VAN MARSH (voice-over): South African Daniel Mashewa (ph) has got high hopes for his cabbage crop. The farmer works a series of vegetable fields in South Africa's rural Limpopo district. Its countryside so remote and so hot that Daniel's had trouble transporting his produce to city markets before it spoils.
UNIDENTIFIED MALE: They say it's bad. They just take, throw away.
VAN MARSH (on camera): They won't buy it at all.
UNIDENTIFIED MALE: They won't buy it. They say it's not good. It's not good quality.
VAN MARSH: Last season, Daniel planted more than 80,000 cabbage plants like these, but almost of it went to waste, simply because he didn't have a reliable way to let buyers know his crops were ready.
UNIDENTIFIED MALE: And tell to him how much cost by SMS .
VAN MARSH (voice over): This season, Daniel's using a cell phone, to text message potential buyers when his crop is ready for the picking.
UNIDENTIFIED MALE: If he wants some - some onions, then he just ask me how much it will cost.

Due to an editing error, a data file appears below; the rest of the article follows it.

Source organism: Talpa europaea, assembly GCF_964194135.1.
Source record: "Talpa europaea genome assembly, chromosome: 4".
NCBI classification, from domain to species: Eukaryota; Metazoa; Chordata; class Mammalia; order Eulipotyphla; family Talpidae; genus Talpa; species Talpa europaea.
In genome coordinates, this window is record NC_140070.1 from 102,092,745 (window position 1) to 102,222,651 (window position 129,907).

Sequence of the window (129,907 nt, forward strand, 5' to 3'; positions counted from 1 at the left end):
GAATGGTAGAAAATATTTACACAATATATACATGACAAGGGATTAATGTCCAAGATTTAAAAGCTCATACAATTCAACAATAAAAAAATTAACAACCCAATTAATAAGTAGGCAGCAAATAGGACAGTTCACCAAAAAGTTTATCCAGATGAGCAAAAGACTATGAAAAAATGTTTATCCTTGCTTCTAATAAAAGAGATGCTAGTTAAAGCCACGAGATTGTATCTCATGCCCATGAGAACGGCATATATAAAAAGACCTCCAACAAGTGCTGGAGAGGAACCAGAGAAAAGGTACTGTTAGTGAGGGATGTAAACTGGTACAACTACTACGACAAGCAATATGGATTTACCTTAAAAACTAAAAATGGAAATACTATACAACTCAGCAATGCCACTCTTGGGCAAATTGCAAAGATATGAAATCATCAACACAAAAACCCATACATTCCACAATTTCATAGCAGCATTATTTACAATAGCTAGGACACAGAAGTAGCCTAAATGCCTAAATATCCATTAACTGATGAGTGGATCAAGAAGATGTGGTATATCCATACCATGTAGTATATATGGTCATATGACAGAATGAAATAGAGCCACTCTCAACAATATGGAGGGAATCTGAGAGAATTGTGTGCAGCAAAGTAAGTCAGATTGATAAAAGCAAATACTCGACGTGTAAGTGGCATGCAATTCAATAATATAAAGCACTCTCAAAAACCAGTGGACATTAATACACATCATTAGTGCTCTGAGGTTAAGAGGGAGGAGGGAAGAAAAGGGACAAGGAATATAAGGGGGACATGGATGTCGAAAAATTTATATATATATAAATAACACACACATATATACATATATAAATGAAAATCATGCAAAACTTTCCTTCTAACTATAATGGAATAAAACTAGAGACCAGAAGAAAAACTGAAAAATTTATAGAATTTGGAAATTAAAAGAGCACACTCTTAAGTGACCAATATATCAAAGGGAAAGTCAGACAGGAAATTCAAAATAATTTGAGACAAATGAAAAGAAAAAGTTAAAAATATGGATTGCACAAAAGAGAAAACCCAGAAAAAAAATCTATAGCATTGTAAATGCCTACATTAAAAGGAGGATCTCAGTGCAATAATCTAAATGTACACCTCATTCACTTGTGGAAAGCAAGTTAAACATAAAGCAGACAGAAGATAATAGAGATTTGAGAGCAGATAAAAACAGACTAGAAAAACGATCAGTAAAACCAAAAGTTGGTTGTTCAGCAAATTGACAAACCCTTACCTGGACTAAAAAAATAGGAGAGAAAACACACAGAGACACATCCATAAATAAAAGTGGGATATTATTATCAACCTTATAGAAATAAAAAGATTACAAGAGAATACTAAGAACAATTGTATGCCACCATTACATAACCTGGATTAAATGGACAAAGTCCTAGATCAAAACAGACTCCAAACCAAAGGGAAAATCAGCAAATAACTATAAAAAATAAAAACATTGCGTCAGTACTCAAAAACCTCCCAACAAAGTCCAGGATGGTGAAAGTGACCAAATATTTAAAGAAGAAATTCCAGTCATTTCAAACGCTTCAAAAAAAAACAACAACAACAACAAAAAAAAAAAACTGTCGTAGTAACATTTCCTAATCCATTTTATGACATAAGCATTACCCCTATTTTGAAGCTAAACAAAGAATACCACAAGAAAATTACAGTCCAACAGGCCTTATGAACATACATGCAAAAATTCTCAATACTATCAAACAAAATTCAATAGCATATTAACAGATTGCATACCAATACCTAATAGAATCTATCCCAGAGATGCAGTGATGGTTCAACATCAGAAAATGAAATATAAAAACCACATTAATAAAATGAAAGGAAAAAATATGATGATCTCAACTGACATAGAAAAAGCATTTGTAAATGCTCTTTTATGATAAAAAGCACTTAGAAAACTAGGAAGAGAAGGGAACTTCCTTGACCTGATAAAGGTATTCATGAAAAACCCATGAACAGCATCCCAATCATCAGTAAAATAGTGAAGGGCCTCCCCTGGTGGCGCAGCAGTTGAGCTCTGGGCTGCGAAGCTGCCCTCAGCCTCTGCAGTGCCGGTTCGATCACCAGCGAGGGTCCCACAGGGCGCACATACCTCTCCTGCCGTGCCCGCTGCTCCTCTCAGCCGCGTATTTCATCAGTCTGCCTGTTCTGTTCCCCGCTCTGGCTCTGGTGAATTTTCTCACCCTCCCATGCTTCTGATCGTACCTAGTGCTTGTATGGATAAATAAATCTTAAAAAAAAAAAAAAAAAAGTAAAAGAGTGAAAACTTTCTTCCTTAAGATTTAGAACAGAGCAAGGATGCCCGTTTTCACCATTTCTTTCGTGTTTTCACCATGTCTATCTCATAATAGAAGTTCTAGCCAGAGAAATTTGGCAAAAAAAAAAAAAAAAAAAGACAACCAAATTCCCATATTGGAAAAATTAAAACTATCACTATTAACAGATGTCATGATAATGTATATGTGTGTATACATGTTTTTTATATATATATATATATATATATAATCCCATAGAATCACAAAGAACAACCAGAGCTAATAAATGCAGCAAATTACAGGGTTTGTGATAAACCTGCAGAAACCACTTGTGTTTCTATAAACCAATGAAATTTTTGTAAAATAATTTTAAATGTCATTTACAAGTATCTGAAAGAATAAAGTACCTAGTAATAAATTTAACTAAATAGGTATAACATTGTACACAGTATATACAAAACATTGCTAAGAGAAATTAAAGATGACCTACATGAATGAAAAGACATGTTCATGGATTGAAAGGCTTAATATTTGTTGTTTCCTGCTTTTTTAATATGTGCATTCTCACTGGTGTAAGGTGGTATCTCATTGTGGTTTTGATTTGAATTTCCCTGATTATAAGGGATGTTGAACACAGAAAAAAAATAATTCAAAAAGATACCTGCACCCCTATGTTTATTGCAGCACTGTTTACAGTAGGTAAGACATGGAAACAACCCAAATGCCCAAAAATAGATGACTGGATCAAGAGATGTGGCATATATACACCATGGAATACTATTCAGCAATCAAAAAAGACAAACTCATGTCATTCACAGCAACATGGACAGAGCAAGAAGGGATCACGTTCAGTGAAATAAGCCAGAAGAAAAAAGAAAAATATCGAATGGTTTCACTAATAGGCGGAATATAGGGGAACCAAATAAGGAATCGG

VAN MARSH: Now, buyers come to Daniel for delivery.
Daniel's village chief signed his villagers up for the new Telefarming project. It gives free GSM telephones to farmers, who have little access to and little knowledge of agricultural markets.
"We hardly see newspapers around here, and our television is not so well connected because of the distance," he says, "but with the cell phone I can immediately make a call and get the information. It makes a difference," the chief says.
When cell phone company executives came to Mukuleke to check out the Telefarming project, the chief and the (INAUDIBLE) showed up.